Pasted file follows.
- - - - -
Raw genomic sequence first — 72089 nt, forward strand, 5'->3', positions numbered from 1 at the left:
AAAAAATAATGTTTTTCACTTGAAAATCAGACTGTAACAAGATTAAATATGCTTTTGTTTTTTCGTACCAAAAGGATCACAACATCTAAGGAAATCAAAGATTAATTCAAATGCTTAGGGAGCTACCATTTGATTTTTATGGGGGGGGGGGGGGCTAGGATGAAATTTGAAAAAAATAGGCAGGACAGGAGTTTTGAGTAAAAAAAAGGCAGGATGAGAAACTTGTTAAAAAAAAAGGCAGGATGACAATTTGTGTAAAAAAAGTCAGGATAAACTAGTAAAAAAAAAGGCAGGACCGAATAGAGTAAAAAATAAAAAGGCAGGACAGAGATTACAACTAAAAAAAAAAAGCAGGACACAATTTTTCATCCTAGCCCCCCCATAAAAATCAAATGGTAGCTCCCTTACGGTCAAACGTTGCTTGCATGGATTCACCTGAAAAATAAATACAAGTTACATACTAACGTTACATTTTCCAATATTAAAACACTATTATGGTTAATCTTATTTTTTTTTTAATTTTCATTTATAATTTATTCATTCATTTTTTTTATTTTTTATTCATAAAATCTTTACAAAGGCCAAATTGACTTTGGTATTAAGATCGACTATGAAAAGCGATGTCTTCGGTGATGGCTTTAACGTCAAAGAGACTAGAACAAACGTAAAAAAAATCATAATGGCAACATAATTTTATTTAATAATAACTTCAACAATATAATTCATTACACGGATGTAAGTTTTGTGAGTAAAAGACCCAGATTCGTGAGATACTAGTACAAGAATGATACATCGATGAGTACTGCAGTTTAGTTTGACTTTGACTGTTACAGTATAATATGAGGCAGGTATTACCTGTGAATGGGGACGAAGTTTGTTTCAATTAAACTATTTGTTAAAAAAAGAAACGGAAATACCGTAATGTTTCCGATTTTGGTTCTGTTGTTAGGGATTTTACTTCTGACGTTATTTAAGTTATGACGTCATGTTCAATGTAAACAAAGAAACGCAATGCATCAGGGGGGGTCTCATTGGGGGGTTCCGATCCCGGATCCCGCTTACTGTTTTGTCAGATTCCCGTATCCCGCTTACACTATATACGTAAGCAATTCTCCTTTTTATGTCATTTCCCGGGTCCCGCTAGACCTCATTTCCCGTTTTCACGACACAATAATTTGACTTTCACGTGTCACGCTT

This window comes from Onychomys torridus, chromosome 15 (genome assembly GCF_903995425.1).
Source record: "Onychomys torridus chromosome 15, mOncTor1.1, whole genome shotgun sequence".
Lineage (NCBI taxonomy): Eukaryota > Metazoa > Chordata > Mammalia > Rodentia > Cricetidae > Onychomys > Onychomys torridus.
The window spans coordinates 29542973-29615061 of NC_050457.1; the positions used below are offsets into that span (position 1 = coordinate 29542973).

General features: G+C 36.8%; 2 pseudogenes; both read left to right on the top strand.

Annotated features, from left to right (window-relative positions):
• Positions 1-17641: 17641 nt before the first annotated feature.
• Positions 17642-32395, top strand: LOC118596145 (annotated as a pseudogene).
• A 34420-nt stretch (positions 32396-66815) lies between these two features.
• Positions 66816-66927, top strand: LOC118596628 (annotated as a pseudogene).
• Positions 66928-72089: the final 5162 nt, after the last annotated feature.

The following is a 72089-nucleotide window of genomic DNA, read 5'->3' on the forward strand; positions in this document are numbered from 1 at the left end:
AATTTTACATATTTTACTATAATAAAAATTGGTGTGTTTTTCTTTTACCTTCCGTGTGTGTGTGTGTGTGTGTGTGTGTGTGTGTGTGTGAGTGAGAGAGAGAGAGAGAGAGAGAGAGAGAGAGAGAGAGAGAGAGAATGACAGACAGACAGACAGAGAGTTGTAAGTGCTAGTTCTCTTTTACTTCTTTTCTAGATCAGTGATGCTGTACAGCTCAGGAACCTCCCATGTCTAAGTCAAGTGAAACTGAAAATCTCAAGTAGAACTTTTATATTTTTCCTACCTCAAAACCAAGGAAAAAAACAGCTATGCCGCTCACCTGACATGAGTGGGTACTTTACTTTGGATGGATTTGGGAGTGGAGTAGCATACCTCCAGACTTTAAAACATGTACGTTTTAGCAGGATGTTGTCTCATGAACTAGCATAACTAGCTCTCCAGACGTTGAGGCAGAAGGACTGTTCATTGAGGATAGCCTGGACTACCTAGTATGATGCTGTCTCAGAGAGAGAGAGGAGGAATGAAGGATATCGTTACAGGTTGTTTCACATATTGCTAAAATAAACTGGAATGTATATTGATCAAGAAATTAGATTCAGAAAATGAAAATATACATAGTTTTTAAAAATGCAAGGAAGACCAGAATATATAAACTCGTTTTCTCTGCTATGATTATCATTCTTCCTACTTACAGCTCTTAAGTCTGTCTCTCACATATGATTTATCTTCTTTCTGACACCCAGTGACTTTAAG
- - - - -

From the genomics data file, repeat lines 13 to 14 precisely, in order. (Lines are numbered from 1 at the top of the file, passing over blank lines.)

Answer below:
• Positions 66928-72089: the final 5162 nt, after the last annotated feature.

The following is a 72089-nucleotide window of genomic DNA, read 5'->3' on the forward strand; positions in this document are numbered from 1 at the left end: